Re: culture as gene-flow regulator: the arunta

Robert Snower (
Tue, 17 Sep 1996 23:13:48 GMT (Gerold Firl) wrote:

>Subincision, in this view, would be a method by which the incidence of
>marital impregnation would be minimized. Since semen is not ejaculated
>against the cervix, birth control can be achieved very reliably. In
>female-superior positions, fertilization can be easily avoided.

I am a fan of the sociobiological approach to hypothesizing about the
nature of prehistoric culture, using as empirical data the items of
culture which give evidence of very ancient origin. I think the most
successful effort of this kind was that of Shapiro's _The Sociobiology
of Homo Sapiens_(1978).

It is his thesis that mutilation of male genitalia is one one of these
items of ancient culture. The specific kind of mutilation is not all
that important. To try and give a different interpretation to each
brand--circumcision, piercing, etc., misses the saliency of the
general phenonmenon, which is so widespread, and survives today in so
many metaphorical forms--ritual, mythological, literary,

Equally universal as an ancient item of culture is totemism. What the
totem happens to be, and other specifics, are relatively unimportant.

A third almost universal item of prehistoric culture is the worship
of their dead--ancestor worship.

The adaptive value of all of these is the same, i.e., they show the
same teleology: the origination of society itself, the creation of
the cooperative group from out of a precedent competitive situation
where cooperation was limited to the nuclear family. Cooperation on a
larger scale is enormously adaptive because of the potential it holds
for the specialization and division of labor, and the practical
consequences thereof.

Cooperation (altruism) automatically changes selection on the
individual level to selection on the group level, and that was the
result of, and the significance of prehistoric culture. The ancient
tribes were very collectivist, each being itself a unit of selection,
in competition with others. Collectivism yielded great competitive
advantage over its alternative.

So totemism, worship of the dead, ritual circumcision were the
primordial devices of social collectivism.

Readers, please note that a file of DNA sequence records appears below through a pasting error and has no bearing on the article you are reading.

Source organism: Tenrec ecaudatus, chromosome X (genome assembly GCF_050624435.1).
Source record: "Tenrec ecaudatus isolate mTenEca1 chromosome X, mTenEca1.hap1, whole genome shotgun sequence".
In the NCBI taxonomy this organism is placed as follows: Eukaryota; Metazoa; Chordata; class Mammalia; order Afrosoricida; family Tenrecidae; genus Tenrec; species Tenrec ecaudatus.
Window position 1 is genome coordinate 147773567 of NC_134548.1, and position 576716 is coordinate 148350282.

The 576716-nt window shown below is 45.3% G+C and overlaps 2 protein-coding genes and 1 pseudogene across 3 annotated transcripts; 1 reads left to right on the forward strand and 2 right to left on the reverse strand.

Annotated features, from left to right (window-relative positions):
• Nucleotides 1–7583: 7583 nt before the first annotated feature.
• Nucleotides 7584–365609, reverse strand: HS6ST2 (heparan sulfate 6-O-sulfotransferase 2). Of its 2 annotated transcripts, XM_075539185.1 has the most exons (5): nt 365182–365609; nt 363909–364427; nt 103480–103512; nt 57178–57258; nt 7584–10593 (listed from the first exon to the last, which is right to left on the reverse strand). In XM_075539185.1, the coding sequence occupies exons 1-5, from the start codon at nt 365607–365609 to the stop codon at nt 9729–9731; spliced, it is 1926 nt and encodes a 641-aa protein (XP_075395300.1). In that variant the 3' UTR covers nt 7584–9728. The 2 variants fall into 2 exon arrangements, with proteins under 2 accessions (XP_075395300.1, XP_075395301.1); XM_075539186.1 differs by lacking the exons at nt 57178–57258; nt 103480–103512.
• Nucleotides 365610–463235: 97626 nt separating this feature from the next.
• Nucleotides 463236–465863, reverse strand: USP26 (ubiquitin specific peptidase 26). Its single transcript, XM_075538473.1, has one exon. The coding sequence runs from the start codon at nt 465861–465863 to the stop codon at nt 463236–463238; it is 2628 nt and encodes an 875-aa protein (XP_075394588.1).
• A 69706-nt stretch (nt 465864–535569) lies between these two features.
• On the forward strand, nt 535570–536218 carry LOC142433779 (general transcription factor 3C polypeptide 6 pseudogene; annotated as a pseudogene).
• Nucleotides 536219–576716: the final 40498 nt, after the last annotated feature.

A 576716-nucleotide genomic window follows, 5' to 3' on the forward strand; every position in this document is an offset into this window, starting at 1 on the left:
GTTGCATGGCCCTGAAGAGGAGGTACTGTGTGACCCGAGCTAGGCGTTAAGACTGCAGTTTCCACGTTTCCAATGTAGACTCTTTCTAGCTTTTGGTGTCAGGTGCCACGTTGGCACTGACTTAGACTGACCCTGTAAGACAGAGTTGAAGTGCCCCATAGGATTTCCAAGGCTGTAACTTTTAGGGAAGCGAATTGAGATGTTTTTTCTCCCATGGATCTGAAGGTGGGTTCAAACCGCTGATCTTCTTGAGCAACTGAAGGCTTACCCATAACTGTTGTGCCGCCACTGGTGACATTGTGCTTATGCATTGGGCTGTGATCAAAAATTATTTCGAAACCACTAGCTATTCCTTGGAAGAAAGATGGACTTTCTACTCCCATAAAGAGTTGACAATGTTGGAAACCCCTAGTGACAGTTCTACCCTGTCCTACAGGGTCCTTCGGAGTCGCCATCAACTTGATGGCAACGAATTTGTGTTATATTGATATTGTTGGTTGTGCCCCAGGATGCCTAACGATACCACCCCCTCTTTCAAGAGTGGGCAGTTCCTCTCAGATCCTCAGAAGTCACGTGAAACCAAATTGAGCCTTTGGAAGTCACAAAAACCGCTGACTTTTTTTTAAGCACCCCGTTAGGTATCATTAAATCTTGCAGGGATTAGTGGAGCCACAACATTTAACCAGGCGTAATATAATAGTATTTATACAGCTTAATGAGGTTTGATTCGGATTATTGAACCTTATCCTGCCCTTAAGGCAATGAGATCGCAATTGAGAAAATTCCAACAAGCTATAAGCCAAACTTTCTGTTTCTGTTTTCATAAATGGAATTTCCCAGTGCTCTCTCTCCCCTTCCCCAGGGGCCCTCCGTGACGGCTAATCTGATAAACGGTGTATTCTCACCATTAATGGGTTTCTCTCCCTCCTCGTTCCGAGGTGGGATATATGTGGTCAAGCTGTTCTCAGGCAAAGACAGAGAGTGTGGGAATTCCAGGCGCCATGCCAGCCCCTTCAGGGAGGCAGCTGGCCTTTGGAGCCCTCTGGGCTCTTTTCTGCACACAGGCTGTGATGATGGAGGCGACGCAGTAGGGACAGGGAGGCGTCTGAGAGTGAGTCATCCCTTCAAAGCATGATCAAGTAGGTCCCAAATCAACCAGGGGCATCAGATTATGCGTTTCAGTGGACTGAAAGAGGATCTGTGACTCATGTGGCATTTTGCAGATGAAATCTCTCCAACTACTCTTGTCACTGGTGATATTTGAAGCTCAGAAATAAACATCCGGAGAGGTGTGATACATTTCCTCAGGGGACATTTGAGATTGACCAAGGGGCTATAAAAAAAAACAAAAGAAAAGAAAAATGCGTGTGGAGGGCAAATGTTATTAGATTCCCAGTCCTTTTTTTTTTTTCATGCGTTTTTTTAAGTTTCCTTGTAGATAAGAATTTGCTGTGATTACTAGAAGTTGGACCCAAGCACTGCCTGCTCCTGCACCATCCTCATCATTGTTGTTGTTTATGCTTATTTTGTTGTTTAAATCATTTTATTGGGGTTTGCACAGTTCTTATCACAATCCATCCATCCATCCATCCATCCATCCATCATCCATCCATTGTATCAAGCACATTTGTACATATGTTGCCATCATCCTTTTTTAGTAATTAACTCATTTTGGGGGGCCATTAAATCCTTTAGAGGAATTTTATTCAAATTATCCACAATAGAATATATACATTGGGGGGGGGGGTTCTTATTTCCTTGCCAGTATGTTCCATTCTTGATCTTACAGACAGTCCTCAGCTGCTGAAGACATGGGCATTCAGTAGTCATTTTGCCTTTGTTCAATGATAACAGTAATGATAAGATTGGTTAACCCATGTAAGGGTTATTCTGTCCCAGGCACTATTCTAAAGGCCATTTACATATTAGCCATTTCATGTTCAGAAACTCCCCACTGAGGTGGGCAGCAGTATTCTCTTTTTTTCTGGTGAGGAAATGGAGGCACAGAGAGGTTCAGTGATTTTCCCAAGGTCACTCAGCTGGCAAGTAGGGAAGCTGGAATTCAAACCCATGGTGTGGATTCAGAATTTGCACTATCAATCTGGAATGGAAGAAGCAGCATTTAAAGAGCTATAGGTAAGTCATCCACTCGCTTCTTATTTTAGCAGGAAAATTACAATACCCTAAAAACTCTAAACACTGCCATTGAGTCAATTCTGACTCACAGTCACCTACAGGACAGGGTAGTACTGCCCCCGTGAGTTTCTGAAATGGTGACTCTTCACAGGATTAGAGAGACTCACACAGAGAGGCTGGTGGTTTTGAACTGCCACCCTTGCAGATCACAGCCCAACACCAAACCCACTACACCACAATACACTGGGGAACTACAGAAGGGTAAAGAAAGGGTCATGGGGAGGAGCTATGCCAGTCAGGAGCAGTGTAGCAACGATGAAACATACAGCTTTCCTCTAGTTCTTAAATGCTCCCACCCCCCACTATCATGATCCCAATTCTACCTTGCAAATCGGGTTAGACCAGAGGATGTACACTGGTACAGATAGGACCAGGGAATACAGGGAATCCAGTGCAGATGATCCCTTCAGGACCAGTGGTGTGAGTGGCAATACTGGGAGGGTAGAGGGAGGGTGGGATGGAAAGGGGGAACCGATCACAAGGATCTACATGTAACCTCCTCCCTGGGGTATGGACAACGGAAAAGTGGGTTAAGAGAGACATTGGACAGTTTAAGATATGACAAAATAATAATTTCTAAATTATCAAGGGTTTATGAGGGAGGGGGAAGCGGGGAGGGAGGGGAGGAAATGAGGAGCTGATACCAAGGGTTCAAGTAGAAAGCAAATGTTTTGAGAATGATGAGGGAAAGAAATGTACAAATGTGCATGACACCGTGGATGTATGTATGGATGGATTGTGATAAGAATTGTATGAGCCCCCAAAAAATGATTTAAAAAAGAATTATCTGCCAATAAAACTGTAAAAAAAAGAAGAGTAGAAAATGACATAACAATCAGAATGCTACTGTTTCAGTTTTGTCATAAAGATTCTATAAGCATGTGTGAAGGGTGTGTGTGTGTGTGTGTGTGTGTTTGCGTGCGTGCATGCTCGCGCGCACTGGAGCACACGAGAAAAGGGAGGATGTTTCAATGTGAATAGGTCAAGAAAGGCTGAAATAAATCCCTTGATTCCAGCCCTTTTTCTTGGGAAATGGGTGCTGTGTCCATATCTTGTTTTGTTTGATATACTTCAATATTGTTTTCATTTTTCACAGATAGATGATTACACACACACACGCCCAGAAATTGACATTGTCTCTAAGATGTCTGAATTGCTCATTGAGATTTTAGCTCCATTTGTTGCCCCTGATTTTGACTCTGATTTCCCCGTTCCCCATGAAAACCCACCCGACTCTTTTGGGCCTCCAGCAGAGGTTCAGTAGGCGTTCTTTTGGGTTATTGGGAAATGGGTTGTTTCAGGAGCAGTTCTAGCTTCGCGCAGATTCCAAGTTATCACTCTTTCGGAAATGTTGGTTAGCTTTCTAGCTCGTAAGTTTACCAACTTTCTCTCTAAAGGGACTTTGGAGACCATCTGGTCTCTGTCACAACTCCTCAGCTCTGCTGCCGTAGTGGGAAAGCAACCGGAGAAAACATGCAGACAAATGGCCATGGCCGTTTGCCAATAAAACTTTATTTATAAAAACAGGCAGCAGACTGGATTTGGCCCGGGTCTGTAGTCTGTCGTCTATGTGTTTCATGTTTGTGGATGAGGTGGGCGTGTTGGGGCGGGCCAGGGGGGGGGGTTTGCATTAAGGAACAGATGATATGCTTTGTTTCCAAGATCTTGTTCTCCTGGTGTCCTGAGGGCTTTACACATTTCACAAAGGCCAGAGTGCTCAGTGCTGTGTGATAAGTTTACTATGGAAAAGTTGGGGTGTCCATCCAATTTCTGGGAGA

Totemism: kinship is the sociobiological construct which generates
altruism--cooperation. Totemism is a "fictive kinship:" extending
kinship to those who are not necessarily even related, as is in fact
the case in many "ancient" kinship systems. Totemism is thus a social
construct--an imaginary kinship. With great adaptive value. It, and
an alternative device, ancestor worship, are the bases of kinship
systems, whose adaptive value is in their expansion of the
cohesiveness of kinship.

Ritual circumcision, etc: the competition of natural selection on the
individual level is, in the final analysis, a sexual competition,
that for reproductive success. Thus, the process of natural selection
in the conventional mode renders cooperation beyond the nuclear family
impossible. Altruism, group selection, was a great problem for
Darwin. Sociobiology, with Hamilton's inclusive fitness, solved that
problem in the case of insects. For insects it was solved by a
biological infertility (of the workers). In Homo sapiens it was
solved by an imaginary infertility--a social construct: ritual
circumcision. It doesn't matter that you are not really infertile, or
really not kinfolk. That is the amazing thing about social
constructs. Sexual competition became bad, collectivism became good.

The markers of prehistoric culture are the above. As prehistoric
culture represents the denial of selection on the individual level;
historic (literate) culture, in turn, represents a denial of
prehistoric cultural. A rebirth of individualism. Western culture
is its main exponent. But Western cullture is not a return to natural
selection on the individual level, to the old sexually based
competition, obviously.

Best wishes. R. Snower